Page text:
Cattle Today

Cattle Today



Duluth, Ga., May 30, 2007 — The American Gelbvieh Association (AGA) recently announced that IGENITY® will be conducting the breed's parentage verifications.

“DNA technology has come a long way in recent years, and we decided we needed to look at DNA from a broader perspective than as a parentage tool alone,” says Susan Willmon, AGA director of breed improvement. “The switch to IGENITY puts us in a great position to take advantage of the most current DNA technologies available and sets us up for a smooth transition to new analyses and technologies as they develop.”

In addition to determining parentage for potential registration, the change also allows breeders the option of running the comprehensive IGENITY profile from the same tissue sample. IGENITY worked with technology transferred from the USDA U.S. Meat Animal Research Center and Cornell University to develop a parentage panel based on single nucleotide polymorphism (SNP) technology. Having the SNP-based parentage panel means both parentage and genetic analyses — for economically important traits such as quality grade and tenderness — can be run from the same sample. AGA is the first breed association to take advantage of the SNP-based parentage verification.

“In the Gelbvieh breed, the new SNP-based parentage panel can have the power to identify the correct sire from a random group of more than 100,000 sires, even without information about the dam,” says Dr. Stewart Bauck, Executive Director, IGENITY.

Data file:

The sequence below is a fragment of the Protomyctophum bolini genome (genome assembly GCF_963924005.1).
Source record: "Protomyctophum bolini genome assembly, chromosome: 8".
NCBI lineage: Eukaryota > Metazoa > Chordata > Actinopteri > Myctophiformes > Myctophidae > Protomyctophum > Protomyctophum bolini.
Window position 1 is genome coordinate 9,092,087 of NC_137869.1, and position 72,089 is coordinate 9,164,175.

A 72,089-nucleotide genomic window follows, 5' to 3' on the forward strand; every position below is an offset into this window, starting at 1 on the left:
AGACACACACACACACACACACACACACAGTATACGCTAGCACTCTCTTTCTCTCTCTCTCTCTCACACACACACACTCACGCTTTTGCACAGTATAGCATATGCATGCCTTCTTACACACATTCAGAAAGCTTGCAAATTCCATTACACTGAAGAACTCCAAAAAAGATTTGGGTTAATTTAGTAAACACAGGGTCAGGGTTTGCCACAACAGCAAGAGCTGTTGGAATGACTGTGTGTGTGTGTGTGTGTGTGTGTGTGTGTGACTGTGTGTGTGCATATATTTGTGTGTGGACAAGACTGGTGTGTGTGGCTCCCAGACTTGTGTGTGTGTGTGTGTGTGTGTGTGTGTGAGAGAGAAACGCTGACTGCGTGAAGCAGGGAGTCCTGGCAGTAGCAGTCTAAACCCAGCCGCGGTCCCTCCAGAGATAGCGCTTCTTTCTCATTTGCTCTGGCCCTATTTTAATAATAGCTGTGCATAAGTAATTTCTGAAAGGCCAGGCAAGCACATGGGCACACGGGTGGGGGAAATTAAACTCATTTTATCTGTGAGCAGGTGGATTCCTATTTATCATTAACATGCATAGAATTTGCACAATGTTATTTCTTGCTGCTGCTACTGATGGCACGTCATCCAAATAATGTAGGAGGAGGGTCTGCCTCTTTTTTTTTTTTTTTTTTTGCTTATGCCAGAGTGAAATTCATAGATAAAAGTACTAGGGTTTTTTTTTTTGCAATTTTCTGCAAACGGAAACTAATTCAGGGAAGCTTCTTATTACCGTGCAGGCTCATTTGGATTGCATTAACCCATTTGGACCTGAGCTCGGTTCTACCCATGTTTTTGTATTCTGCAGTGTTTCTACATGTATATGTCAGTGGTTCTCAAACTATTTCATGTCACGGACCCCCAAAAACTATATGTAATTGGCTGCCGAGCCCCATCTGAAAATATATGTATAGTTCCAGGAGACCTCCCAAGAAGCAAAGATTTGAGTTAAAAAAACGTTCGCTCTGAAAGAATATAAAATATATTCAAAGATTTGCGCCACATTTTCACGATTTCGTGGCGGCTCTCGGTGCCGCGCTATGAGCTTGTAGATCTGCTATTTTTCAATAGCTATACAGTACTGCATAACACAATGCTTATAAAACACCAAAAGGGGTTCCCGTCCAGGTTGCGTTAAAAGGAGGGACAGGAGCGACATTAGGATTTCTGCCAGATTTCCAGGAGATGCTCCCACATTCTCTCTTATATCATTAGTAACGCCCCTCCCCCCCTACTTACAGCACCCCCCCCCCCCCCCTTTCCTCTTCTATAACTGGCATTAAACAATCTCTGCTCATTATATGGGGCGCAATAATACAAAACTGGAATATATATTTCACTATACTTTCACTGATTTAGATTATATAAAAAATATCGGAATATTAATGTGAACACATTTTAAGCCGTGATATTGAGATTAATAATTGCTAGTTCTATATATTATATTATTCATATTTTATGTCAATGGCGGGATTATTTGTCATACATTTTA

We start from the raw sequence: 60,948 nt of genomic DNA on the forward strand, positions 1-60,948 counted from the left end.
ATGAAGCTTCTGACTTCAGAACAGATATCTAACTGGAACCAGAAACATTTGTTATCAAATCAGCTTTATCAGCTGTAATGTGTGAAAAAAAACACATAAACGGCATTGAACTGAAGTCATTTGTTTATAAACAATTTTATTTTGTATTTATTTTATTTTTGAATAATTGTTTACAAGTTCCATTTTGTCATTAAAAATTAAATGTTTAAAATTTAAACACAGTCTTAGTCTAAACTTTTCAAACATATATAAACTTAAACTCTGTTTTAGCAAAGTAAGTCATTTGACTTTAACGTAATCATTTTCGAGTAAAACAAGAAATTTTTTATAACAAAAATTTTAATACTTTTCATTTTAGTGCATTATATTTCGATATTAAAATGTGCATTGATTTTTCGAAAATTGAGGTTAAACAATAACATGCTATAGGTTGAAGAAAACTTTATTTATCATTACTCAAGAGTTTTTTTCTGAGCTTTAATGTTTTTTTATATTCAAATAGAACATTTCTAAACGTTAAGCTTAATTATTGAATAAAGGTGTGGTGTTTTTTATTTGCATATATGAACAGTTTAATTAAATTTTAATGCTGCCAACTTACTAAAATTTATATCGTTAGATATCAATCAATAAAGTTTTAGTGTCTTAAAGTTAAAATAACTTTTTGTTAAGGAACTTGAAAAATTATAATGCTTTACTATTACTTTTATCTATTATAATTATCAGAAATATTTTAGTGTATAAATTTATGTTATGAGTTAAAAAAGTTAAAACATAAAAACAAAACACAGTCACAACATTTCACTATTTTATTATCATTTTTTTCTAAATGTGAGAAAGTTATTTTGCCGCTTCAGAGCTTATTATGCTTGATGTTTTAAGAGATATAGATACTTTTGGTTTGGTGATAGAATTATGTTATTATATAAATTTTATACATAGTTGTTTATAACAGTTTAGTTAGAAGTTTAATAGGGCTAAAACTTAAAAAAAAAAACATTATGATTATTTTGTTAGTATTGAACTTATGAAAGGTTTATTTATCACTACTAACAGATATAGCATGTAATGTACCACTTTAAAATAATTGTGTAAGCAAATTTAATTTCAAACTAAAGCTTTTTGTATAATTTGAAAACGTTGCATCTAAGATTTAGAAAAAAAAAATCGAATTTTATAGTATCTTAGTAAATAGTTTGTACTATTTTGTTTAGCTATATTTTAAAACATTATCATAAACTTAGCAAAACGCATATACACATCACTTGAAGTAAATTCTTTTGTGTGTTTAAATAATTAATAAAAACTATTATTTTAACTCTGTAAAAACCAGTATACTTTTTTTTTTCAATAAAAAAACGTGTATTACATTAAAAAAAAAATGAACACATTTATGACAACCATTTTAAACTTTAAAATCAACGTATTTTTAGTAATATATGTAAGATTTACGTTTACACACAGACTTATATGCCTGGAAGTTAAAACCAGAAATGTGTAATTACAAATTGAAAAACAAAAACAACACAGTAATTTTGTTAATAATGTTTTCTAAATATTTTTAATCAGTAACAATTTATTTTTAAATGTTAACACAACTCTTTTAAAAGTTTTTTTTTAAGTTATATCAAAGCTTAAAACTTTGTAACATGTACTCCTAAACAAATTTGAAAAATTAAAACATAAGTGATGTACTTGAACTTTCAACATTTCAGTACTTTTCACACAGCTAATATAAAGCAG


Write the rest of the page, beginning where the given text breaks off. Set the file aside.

In addition to a more definitive parentage result, the new technology allows producers to get the comprehensive IGENITY profile with their parentage verification results, giving them access to inside information about traits that can help them make important selection, management and marketing decisions.

The IGENITY profile includes traits of economic importance, such as tenderness potential, fat thickness, ribeye area, yield grade, hot carcass weight, quality grade and marbling as well as a diagnostic test for identifying cattle persistently infected with bovine viral diarrhea.

“Some of our members currently get IGENITY profiles on calves after weaning,” Willmon notes. “Now that they will be able to get the profile and parentage verification in one package, several are looking at changing some herd management practices to take advantage of this.”

Willmon says that if producers plan to run both the IGENITY profile and parentage verification tests, they now could use multiple sires per pasture — which typically means higher conception rates and better pasture management — and still get all of the information they need to confirm parentage and get a DNA profile from just one sample.

All AGA parentage verification requests will now run through IGENITY. AGA and IGENITY will work together to convert microsatellite tests on file to the IGENITY system.

“We are very excited about the change,” Willmon says. “We have embraced DNA technology and see the value of having as much data as possible on our animals. We are a progressive breed, and we are looking forward to the advantages of using SNP-based genotyping and the IGENITY profile to help further improve our genetics.”

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